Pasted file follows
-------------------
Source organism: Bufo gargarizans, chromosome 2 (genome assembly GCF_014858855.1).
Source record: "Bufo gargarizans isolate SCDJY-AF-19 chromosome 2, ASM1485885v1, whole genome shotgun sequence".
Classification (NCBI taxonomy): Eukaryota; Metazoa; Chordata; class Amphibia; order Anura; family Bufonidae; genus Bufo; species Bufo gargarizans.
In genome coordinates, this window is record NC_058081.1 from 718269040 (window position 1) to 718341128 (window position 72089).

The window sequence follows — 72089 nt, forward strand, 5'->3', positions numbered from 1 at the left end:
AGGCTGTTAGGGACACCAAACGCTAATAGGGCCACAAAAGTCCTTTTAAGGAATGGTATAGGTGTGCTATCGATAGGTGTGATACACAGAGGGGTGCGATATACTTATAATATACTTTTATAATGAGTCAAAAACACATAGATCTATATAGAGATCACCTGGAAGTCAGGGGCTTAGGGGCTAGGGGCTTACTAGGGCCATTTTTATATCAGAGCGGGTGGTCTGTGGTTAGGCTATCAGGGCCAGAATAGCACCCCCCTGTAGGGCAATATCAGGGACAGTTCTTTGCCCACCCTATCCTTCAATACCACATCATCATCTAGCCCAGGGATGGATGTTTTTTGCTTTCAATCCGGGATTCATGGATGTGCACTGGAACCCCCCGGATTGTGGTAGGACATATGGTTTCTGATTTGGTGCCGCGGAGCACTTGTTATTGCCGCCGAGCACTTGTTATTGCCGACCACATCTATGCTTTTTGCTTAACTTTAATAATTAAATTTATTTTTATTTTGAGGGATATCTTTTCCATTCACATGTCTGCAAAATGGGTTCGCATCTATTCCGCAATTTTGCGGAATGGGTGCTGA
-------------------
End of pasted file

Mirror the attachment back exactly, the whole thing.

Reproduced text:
Source organism: Bufo gargarizans, chromosome 2 (genome assembly GCF_014858855.1).
Source record: "Bufo gargarizans isolate SCDJY-AF-19 chromosome 2, ASM1485885v1, whole genome shotgun sequence".
Classification (NCBI taxonomy): Eukaryota; Metazoa; Chordata; class Amphibia; order Anura; family Bufonidae; genus Bufo; species Bufo gargarizans.
In genome coordinates, this window is record NC_058081.1 from 718269040 (window position 1) to 718341128 (window position 72089).

The window sequence follows — 72089 nt, forward strand, 5'->3', positions numbered from 1 at the left end:
AGGCTGTTAGGGACACCAAACGCTAATAGGGCCACAAAAGTCCTTTTAAGGAATGGTATAGGTGTGCTATCGATAGGTGTGATACACAGAGGGGTGCGATATACTTATAATATACTTTTATAATGAGTCAAAAACACATAGATCTATATAGAGATCACCTGGAAGTCAGGGGCTTAGGGGCTAGGGGCTTACTAGGGCCATTTTTATATCAGAGCGGGTGGTCTGTGGTTAGGCTATCAGGGCCAGAATAGCACCCCCCTGTAGGGCAATATCAGGGACAGTTCTTTGCCCACCCTATCCTTCAATACCACATCATCATCTAGCCCAGGGATGGATGTTTTTTGCTTTCAATCCGGGATTCATGGATGTGCACTGGAACCCCCCGGATTGTGGTAGGACATATGGTTTCTGATTTGGTGCCGCGGAGCACTTGTTATTGCCGCCGAGCACTTGTTATTGCCGACCACATCTATGCTTTTTGCTTAACTTTAATAATTAAATTTATTTTTATTTTGAGGGATATCTTTTCCATTCACATGTCTGCAAAATGGGTTCGCATCTATTCCGCAATTTTGCGGAATGGGTGCTGA